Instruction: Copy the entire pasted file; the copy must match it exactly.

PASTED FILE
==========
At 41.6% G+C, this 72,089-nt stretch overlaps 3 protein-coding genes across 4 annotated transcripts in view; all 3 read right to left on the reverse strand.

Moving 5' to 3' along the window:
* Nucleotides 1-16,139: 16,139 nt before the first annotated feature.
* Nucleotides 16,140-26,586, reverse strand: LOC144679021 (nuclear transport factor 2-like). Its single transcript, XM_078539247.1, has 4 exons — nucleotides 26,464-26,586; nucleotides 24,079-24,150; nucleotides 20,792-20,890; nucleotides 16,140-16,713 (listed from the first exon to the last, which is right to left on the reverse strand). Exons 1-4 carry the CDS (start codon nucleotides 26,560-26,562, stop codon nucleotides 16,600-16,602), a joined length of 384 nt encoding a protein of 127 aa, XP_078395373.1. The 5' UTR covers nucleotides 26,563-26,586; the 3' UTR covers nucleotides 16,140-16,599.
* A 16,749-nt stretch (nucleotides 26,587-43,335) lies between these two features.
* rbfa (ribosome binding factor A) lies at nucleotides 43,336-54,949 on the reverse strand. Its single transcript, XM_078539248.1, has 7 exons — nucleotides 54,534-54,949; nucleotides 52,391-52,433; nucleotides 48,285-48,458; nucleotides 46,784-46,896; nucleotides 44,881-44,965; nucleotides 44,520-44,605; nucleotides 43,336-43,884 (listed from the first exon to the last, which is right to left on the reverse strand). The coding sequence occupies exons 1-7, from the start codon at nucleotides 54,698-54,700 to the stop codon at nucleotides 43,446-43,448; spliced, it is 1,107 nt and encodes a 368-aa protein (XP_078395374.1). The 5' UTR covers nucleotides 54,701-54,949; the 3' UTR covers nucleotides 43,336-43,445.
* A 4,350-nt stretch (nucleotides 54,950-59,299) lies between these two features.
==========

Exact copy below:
At 41.6% G+C, this 72,089-nt stretch overlaps 3 protein-coding genes across 4 annotated transcripts in view; all 3 read right to left on the reverse strand.

Moving 5' to 3' along the window:
* Nucleotides 1-16,139: 16,139 nt before the first annotated feature.
* Nucleotides 16,140-26,586, reverse strand: LOC144679021 (nuclear transport factor 2-like). Its single transcript, XM_078539247.1, has 4 exons — nucleotides 26,464-26,586; nucleotides 24,079-24,150; nucleotides 20,792-20,890; nucleotides 16,140-16,713 (listed from the first exon to the last, which is right to left on the reverse strand). Exons 1-4 carry the CDS (start codon nucleotides 26,560-26,562, stop codon nucleotides 16,600-16,602), a joined length of 384 nt encoding a protein of 127 aa, XP_078395373.1. The 5' UTR covers nucleotides 26,563-26,586; the 3' UTR covers nucleotides 16,140-16,599.
* A 16,749-nt stretch (nucleotides 26,587-43,335) lies between these two features.
* rbfa (ribosome binding factor A) lies at nucleotides 43,336-54,949 on the reverse strand. Its single transcript, XM_078539248.1, has 7 exons — nucleotides 54,534-54,949; nucleotides 52,391-52,433; nucleotides 48,285-48,458; nucleotides 46,784-46,896; nucleotides 44,881-44,965; nucleotides 44,520-44,605; nucleotides 43,336-43,884 (listed from the first exon to the last, which is right to left on the reverse strand). The coding sequence occupies exons 1-7, from the start codon at nucleotides 54,698-54,700 to the stop codon at nucleotides 43,446-43,448; spliced, it is 1,107 nt and encodes a 368-aa protein (XP_078395374.1). The 5' UTR covers nucleotides 54,701-54,949; the 3' UTR covers nucleotides 43,336-43,445.
* A 4,350-nt stretch (nucleotides 54,950-59,299) lies between these two features.